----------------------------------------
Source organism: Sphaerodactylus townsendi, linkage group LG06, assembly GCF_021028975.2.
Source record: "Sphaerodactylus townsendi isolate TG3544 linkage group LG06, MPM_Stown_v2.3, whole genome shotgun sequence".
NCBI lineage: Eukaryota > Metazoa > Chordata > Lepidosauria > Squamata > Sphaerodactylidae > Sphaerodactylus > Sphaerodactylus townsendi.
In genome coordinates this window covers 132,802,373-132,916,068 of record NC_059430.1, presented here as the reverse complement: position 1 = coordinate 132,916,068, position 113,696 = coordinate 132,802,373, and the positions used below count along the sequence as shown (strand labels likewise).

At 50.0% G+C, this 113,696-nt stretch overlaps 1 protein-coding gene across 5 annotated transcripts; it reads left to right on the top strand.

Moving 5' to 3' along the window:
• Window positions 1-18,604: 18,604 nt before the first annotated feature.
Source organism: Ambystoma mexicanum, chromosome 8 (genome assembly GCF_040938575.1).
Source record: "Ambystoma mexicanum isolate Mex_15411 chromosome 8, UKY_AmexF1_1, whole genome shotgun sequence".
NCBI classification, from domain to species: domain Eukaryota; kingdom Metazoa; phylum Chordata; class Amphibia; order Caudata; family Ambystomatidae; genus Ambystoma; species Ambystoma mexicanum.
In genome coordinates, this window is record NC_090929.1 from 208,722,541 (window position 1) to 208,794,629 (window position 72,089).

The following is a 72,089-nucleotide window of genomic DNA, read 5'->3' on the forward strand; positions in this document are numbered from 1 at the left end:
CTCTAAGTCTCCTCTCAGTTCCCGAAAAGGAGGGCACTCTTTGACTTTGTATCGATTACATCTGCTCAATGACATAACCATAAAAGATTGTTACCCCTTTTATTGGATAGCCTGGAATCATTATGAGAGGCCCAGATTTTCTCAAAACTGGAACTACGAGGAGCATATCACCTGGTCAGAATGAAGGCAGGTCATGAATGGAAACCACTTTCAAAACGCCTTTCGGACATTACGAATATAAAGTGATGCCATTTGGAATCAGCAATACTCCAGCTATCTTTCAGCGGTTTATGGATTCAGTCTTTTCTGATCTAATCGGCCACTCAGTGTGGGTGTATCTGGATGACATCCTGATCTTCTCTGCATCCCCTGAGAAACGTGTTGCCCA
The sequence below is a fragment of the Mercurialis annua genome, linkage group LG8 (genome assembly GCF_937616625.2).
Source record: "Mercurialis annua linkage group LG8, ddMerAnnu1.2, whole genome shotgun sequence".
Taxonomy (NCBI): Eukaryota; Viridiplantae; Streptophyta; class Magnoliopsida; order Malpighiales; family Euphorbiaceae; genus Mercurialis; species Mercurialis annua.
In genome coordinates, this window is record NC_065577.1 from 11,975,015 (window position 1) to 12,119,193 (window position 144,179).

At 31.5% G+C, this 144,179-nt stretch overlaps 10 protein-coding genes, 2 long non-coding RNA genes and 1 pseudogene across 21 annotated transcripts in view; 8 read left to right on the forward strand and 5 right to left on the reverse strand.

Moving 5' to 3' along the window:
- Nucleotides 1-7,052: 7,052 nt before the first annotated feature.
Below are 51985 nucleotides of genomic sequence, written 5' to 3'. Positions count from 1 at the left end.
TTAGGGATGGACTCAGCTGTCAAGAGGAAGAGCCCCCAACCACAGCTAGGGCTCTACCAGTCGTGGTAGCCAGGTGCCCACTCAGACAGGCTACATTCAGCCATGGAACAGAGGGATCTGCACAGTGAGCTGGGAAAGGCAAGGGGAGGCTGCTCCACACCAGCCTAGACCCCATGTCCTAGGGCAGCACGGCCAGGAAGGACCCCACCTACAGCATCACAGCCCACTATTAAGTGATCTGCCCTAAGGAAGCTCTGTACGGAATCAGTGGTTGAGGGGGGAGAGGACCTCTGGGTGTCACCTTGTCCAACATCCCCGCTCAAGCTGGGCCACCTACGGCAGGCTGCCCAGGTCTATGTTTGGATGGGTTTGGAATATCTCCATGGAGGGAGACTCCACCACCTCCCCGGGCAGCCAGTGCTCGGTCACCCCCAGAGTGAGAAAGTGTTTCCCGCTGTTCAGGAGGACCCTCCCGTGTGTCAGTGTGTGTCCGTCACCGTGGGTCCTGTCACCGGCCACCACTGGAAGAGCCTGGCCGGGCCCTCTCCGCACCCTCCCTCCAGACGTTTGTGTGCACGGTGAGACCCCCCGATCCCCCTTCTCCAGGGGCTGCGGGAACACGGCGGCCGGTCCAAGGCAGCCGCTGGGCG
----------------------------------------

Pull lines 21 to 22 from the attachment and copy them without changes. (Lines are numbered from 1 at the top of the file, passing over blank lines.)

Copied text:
Below are 51985 nucleotides of genomic sequence, written 5' to 3'. Positions count from 1 at the left end.
TTAGGGATGGACTCAGCTGTCAAGAGGAAGAGCCCCCAACCACAGCTAGGGCTCTACCAGTCGTGGTAGCCAGGTGCCCACTCAGACAGGCTACATTCAGCCATGGAACAGAGGGATCTGCACAGTGAGCTGGGAAAGGCAAGGGGAGGCTGCTCCACACCAGCCTAGACCCCATGTCCTAGGGCAGCACGGCCAGGAAGGACCCCACCTACAGCATCACAGCCCACTATTAAGTGATCTGCCCTAAGGAAGCTCTGTACGGAATCAGTGGTTGAGGGGGGAGAGGACCTCTGGGTGTCACCTTGTCCAACATCCCCGCTCAAGCTGGGCCACCTACGGCAGGCTGCCCAGGTCTATGTTTGGATGGGTTTGGAATATCTCCATGGAGGGAGACTCCACCACCTCCCCGGGCAGCCAGTGCTCGGTCACCCCCAGAGTGAGAAAGTGTTTCCCGCTGTTCAGGAGGACCCTCCCGTGTGTCAGTGTGTGTCCGTCACCGTGGGTCCTGTCACCGGCCACCACTGGAAGAGCCTGGCCGGGCCCTCTCCGCACCCTCCCTCCAGACGTTTGTGTGCACGGTGAGACCCCCCGATCCCCCTTCTCCAGGGGCTGCGGGAACACGGCGGCCGGTCCAAGGCAGCCGCTGGGCG